Sunday, June 26, 2011

German words?

This week my hubby's parents came down from Indiana to take a peek at our house. We were pretty dang nervous, because A) my father-in-law is a carpenter that has spent an entire career remodeling house, and B) we were pretty sure that they were going to think that we were crazy for taking on such a big project. But lucky for them, and lucky for us, they realized that hubby and I were crazy long before the House at Sugar Creek! (haha)

This week will be a big week for us. We're having a local window company come and take a look at what it will cost us to replace all of the windows in the house. I hate to do it, but the windows are much too deteriorated to save. Cross your fingers and lets hope that there isn't too much lead paint in the window frames!

Something rather amazing happened while my mother-in-law (hereafter referred to as MIL) was walking through the house. I showed her the writing on the back of the doors in the original section of the house, and she recognized some of the words. But before I tell you what she realized, you need a tiny history lesson. History tells us that German settlers were some of the first non-natives to inhabit northern Louisiana, and the first non-native settlement in northern Louisiana was built (correct me if I'm wrong, historian friends) within a 20 mile drive from Sugar Creek. So with our German heritage in place, you also need to know that my mother-in-law just retired after teaching German for around 30 years. As soon as she saw the enormous word that was written on the back of a bedroom door, she pointed out that it's probably of German origin. According to my MIL, haus = house. And she's thinking that the faded beginning of the word means blessings. It seems that the German language often combines multiple words together to form new words. Maybe that's what's happening on the back of the door.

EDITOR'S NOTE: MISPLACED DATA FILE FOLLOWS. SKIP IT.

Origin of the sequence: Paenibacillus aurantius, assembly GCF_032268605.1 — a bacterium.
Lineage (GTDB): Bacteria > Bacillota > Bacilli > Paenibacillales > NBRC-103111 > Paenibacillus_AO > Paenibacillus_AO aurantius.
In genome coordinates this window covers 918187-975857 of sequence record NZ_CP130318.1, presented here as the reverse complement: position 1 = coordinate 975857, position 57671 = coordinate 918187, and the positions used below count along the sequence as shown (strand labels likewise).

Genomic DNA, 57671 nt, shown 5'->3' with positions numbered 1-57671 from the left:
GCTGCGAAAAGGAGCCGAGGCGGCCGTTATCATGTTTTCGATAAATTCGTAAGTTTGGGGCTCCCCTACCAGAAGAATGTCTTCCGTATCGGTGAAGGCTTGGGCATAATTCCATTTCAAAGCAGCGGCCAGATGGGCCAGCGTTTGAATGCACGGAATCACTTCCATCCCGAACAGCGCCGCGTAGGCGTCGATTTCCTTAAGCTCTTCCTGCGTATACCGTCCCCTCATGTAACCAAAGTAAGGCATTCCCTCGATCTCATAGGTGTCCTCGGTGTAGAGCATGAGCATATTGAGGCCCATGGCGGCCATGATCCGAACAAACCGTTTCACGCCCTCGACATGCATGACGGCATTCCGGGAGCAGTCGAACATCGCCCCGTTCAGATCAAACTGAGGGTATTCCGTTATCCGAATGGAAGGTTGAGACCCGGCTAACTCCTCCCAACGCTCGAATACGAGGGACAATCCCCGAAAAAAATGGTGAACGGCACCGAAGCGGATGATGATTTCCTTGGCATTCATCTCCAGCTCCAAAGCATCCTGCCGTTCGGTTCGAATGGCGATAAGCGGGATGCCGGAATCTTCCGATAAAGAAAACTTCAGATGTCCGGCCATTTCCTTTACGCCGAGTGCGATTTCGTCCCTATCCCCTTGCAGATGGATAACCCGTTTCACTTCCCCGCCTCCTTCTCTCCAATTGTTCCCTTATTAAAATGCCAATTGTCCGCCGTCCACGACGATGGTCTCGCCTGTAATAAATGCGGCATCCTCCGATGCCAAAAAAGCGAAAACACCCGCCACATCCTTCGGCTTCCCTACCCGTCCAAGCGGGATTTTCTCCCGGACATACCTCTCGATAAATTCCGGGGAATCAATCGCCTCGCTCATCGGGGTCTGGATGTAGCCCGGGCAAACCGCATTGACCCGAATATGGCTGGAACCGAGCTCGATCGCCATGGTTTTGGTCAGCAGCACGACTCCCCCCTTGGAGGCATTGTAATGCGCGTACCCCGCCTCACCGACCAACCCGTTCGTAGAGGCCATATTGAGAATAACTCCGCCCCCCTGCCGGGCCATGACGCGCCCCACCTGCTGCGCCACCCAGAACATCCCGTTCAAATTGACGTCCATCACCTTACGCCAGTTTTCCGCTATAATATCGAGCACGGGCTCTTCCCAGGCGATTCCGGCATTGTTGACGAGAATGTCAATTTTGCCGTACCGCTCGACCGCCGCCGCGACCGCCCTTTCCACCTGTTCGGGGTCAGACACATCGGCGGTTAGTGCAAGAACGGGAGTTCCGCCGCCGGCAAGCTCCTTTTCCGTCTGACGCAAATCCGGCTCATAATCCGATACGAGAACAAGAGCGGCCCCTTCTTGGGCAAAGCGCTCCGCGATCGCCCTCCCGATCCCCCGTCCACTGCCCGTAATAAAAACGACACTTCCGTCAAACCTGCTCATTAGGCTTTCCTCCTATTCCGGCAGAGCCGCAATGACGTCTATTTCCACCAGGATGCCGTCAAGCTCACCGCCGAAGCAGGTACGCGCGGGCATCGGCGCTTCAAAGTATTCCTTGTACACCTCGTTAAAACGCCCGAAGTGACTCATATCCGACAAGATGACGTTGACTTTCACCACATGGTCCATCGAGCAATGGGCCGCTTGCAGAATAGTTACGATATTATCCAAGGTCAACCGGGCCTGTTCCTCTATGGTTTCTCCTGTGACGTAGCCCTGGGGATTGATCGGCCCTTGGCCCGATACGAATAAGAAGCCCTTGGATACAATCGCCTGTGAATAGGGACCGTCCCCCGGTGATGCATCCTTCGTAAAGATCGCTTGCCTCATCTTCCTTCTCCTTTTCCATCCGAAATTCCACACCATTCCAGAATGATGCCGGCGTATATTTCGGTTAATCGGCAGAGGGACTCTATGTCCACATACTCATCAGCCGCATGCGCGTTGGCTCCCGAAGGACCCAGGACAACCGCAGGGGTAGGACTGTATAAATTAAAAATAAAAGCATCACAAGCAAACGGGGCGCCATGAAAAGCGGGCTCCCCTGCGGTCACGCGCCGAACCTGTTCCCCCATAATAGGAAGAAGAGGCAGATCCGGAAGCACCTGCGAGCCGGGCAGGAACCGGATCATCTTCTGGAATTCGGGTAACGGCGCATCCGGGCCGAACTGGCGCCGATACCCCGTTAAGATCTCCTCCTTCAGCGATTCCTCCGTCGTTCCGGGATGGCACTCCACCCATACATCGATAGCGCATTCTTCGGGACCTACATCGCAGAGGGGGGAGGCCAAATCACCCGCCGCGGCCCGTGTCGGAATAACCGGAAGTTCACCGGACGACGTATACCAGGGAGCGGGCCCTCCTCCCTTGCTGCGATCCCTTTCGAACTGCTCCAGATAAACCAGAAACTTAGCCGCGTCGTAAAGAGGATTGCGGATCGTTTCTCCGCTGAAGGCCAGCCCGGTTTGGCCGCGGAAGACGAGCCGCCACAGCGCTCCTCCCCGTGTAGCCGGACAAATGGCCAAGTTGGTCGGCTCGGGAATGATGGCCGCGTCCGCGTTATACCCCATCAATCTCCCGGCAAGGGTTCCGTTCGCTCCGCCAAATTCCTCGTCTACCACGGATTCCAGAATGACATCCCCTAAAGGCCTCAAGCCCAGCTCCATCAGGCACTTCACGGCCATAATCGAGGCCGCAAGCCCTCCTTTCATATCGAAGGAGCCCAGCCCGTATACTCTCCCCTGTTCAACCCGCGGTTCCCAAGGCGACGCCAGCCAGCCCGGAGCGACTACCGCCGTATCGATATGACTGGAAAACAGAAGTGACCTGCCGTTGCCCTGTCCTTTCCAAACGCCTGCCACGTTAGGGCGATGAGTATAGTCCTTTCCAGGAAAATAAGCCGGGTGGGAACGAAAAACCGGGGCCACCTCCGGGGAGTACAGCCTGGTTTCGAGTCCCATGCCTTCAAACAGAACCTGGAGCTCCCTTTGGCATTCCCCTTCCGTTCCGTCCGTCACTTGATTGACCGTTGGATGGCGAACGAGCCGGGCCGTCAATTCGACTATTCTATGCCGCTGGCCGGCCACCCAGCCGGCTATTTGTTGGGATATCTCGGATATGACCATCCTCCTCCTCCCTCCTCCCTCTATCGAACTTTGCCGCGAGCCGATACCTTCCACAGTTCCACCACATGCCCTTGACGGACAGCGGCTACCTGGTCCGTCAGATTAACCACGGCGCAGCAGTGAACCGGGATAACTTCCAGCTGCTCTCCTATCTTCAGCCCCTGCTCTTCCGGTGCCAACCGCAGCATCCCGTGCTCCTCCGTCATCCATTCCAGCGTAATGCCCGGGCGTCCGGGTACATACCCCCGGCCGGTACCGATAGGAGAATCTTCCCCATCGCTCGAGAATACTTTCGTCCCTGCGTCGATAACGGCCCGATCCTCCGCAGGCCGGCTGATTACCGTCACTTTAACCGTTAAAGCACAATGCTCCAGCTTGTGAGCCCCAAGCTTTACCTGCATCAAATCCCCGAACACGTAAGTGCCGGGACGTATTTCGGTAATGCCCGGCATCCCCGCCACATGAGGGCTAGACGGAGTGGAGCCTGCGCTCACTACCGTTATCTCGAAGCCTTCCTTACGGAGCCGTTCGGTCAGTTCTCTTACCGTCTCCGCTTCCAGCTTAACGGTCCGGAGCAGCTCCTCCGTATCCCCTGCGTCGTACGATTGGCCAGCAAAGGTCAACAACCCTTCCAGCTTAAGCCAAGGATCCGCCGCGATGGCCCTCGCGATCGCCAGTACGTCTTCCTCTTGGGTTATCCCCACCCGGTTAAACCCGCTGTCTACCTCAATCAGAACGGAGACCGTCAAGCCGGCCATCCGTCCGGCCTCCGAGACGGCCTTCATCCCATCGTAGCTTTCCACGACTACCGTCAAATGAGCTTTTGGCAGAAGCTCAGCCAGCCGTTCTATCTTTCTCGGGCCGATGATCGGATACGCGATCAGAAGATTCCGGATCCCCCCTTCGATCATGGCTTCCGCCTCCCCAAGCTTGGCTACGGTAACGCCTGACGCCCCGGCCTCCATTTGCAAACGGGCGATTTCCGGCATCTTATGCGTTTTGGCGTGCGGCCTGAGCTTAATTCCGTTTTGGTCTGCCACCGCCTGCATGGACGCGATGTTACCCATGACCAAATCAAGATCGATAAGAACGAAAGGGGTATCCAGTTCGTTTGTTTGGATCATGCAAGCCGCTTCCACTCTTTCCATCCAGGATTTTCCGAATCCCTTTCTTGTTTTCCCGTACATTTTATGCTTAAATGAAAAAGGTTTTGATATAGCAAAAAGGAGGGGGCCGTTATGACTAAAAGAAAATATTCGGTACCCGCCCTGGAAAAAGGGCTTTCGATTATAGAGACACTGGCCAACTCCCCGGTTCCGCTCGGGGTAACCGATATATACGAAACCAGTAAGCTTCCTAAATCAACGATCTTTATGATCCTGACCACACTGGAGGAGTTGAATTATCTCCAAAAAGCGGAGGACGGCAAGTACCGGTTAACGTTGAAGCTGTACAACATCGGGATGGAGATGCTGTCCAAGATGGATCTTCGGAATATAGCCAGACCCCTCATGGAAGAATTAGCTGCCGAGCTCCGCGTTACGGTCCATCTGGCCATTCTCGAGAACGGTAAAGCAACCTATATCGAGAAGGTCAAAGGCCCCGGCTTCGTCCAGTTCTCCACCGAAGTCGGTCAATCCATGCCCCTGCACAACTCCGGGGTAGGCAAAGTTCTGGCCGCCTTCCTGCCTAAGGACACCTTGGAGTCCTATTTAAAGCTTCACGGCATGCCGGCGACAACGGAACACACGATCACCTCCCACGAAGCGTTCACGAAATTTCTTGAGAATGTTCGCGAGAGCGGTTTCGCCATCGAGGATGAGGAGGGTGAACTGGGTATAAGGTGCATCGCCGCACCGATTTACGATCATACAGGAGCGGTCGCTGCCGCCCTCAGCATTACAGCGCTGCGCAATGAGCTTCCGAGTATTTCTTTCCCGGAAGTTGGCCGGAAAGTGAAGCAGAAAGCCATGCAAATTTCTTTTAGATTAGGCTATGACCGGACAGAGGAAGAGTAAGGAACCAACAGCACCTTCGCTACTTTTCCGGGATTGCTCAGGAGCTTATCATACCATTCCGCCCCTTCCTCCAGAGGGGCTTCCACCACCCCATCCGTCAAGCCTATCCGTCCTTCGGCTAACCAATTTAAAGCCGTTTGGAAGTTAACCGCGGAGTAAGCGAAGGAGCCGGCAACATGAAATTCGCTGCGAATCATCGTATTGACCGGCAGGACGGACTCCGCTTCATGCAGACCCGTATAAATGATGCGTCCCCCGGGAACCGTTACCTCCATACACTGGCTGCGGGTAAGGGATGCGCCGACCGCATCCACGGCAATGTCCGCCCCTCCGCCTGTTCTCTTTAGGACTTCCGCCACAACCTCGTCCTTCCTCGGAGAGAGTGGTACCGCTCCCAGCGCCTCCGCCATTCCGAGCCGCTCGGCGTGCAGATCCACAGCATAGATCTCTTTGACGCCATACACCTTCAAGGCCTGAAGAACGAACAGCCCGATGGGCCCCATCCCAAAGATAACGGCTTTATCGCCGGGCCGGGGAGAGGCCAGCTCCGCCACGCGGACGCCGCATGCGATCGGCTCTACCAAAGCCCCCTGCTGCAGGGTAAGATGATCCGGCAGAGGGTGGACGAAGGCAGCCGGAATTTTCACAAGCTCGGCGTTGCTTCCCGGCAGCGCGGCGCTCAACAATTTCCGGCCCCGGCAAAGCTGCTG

I also think that the writing on the door(s) might tie in with southern Louisiana tradition. Writing on doorways in southern Louisiana tradition often casts curses or blessings, if I'm not mistaken. Maybe we have found an early-1800's combination of southern Louisiana and German traditions. What do you guys think? If you have a clue, be sure to send me an email or comment back here!

Here is an up-close photo of the end of the word. Scroll down through our older posts to find the complete word.



We haven't been working on the house very much this month. We lost my Uncle Trey very unexpectedly on the 6th of June, and we haven't felt much like doing restoration work. He was one of the first people that didn't call us "crazy" for choosing to do this project, and he was one of my closest friends.

We love and miss you, Trey. And we know you'll be keeping an eye on us from up above. ~ hugs ~

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